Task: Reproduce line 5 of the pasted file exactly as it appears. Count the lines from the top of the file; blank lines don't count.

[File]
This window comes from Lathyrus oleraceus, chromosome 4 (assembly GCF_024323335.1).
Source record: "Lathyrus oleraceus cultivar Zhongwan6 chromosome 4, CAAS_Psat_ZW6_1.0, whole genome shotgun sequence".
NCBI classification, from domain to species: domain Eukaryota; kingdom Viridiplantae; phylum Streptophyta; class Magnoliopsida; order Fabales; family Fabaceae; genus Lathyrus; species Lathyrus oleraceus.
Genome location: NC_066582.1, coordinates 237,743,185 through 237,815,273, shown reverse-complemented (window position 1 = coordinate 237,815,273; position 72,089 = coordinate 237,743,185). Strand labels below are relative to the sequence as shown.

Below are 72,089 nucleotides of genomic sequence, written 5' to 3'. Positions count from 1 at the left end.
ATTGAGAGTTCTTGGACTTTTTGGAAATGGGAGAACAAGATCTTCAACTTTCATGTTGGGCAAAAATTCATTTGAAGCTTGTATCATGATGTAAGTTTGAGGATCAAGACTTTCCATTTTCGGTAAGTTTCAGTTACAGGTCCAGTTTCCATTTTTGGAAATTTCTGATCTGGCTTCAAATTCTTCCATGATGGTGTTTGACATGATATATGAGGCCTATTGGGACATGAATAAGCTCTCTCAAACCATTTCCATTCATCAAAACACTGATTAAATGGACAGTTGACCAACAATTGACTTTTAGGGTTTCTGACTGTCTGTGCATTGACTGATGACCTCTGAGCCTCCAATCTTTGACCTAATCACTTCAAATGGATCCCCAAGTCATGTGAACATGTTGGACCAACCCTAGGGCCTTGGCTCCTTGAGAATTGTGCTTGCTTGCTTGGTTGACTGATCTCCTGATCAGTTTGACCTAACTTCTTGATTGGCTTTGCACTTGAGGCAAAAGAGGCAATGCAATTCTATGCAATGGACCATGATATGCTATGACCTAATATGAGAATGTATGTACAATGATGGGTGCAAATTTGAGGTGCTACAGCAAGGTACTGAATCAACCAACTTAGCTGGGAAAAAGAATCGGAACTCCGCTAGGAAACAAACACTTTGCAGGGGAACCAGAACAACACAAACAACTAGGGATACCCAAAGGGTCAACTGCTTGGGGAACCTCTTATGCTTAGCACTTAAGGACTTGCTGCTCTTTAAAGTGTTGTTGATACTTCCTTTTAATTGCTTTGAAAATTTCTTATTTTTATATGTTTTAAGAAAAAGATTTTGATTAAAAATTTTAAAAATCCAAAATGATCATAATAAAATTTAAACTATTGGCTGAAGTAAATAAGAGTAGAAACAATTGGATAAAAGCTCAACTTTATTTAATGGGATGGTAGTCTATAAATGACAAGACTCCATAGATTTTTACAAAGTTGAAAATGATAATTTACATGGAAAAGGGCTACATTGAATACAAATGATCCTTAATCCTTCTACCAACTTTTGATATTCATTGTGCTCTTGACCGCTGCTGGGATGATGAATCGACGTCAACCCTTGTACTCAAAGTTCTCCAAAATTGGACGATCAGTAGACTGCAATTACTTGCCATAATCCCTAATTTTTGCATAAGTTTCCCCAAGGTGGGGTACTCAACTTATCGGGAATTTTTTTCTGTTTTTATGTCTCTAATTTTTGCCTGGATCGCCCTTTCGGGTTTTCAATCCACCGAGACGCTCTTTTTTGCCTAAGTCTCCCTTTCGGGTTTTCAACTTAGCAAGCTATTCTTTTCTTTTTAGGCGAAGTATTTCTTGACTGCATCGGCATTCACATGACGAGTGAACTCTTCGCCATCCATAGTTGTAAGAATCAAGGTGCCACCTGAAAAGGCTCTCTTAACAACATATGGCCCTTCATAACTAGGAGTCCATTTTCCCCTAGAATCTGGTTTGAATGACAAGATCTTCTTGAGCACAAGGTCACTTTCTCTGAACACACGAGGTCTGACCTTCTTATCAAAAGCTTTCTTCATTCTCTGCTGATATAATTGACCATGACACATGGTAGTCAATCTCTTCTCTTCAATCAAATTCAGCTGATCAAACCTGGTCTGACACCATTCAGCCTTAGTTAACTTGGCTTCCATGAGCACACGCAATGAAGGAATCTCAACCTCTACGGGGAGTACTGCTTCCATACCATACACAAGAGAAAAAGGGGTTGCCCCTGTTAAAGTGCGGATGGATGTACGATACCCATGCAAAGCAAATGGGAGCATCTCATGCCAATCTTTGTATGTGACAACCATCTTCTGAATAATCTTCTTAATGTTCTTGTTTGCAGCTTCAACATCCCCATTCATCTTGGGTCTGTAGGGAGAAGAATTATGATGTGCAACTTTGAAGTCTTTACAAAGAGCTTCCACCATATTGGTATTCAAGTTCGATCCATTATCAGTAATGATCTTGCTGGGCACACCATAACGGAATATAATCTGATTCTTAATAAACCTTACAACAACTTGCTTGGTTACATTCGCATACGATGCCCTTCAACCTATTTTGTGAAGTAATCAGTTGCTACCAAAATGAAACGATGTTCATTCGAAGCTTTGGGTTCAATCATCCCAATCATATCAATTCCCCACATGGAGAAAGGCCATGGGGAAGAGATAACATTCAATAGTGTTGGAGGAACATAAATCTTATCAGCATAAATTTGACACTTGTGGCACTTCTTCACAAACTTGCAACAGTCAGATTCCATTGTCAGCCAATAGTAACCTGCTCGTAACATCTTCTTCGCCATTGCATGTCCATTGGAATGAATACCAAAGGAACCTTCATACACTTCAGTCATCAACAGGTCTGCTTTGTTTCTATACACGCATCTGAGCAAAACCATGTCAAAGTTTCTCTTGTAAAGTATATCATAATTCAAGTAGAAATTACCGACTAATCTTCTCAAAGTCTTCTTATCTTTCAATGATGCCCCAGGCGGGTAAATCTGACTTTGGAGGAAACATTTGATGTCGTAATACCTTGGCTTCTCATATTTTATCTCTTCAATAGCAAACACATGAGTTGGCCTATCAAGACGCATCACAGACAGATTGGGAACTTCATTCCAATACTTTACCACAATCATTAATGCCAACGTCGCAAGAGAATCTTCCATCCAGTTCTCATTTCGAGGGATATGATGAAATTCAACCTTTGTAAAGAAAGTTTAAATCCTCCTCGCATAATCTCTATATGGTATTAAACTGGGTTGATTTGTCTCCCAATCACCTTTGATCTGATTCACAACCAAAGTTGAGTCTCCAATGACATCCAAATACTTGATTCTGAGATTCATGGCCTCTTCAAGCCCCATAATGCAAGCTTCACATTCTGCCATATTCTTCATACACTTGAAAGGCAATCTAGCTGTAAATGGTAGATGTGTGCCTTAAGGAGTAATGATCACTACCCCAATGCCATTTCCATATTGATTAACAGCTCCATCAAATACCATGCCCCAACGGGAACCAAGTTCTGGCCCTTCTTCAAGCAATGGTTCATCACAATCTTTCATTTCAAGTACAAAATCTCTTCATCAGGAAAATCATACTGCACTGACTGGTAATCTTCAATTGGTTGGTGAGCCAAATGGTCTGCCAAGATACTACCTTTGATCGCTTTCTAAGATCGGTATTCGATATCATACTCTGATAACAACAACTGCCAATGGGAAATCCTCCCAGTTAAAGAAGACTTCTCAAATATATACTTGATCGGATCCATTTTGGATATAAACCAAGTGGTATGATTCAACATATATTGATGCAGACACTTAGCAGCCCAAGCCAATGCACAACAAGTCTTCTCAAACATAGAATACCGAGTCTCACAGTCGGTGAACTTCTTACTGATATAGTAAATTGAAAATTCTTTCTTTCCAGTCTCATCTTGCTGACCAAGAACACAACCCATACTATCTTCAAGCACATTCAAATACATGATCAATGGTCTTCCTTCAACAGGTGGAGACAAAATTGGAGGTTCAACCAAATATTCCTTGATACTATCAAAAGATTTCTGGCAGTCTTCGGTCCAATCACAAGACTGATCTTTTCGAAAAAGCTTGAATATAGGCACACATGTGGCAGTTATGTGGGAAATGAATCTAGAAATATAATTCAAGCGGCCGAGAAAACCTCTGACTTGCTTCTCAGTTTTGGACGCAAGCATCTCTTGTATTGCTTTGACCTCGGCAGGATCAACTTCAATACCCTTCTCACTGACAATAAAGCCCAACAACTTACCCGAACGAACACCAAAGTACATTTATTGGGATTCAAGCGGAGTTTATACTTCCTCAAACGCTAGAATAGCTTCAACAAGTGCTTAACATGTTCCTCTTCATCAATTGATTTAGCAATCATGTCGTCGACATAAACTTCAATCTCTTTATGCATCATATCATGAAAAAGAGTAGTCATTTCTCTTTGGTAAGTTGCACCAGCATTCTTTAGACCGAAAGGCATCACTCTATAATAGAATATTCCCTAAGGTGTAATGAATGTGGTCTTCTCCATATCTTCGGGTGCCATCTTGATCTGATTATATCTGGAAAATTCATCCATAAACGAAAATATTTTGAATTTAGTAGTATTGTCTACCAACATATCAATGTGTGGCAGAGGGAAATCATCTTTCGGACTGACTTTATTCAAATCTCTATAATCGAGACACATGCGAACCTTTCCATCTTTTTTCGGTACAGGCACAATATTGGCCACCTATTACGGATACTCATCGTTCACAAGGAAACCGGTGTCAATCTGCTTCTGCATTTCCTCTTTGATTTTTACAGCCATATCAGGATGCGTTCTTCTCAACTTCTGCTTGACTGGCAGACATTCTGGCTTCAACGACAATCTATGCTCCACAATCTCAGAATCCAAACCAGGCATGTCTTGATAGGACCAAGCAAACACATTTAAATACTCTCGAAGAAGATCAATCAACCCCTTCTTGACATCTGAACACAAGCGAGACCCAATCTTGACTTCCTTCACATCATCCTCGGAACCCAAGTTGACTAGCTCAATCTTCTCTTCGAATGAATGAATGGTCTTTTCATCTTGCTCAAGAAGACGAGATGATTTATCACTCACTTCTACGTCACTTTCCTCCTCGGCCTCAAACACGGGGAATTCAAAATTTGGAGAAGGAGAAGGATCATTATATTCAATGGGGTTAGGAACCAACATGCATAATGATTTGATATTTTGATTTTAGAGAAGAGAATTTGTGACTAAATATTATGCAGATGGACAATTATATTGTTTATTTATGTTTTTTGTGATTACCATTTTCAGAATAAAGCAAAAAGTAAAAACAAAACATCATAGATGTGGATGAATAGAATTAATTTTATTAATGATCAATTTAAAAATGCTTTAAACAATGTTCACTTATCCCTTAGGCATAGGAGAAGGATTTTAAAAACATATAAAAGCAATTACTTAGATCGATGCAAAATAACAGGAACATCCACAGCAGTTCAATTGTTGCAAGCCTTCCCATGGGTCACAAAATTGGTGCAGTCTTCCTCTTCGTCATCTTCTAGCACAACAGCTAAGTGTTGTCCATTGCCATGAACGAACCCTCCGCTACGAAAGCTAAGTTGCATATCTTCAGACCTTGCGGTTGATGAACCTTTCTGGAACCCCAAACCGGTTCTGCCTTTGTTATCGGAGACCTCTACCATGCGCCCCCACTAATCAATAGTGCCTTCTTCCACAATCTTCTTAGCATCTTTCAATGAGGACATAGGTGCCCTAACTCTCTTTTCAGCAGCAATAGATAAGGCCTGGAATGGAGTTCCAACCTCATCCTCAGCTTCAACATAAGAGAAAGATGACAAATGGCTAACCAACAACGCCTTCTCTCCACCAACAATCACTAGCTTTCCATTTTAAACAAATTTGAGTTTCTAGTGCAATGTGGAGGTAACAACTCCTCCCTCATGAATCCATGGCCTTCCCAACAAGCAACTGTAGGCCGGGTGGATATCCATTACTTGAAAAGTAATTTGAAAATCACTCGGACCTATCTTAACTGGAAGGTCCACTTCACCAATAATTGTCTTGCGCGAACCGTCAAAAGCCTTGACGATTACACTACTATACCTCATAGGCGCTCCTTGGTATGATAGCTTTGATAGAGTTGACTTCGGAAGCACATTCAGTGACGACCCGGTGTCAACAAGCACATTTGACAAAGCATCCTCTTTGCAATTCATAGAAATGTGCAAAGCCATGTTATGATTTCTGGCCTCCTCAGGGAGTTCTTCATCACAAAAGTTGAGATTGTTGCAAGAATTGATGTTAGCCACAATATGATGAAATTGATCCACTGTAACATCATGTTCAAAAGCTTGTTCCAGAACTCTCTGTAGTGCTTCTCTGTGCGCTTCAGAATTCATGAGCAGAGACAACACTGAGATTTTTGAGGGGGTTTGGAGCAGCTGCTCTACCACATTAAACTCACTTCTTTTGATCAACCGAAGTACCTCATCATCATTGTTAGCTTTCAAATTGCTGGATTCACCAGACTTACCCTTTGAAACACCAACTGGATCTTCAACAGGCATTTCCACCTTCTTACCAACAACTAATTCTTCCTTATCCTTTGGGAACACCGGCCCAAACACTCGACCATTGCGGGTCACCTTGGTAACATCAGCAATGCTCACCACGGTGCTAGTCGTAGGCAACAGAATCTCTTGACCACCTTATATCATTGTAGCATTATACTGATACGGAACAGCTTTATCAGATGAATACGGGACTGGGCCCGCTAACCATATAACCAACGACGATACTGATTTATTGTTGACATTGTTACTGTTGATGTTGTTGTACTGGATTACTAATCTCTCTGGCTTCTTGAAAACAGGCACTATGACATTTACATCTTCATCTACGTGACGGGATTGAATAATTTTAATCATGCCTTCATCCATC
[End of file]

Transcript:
Below are 72,089 nucleotides of genomic sequence, written 5' to 3'. Positions count from 1 at the left end.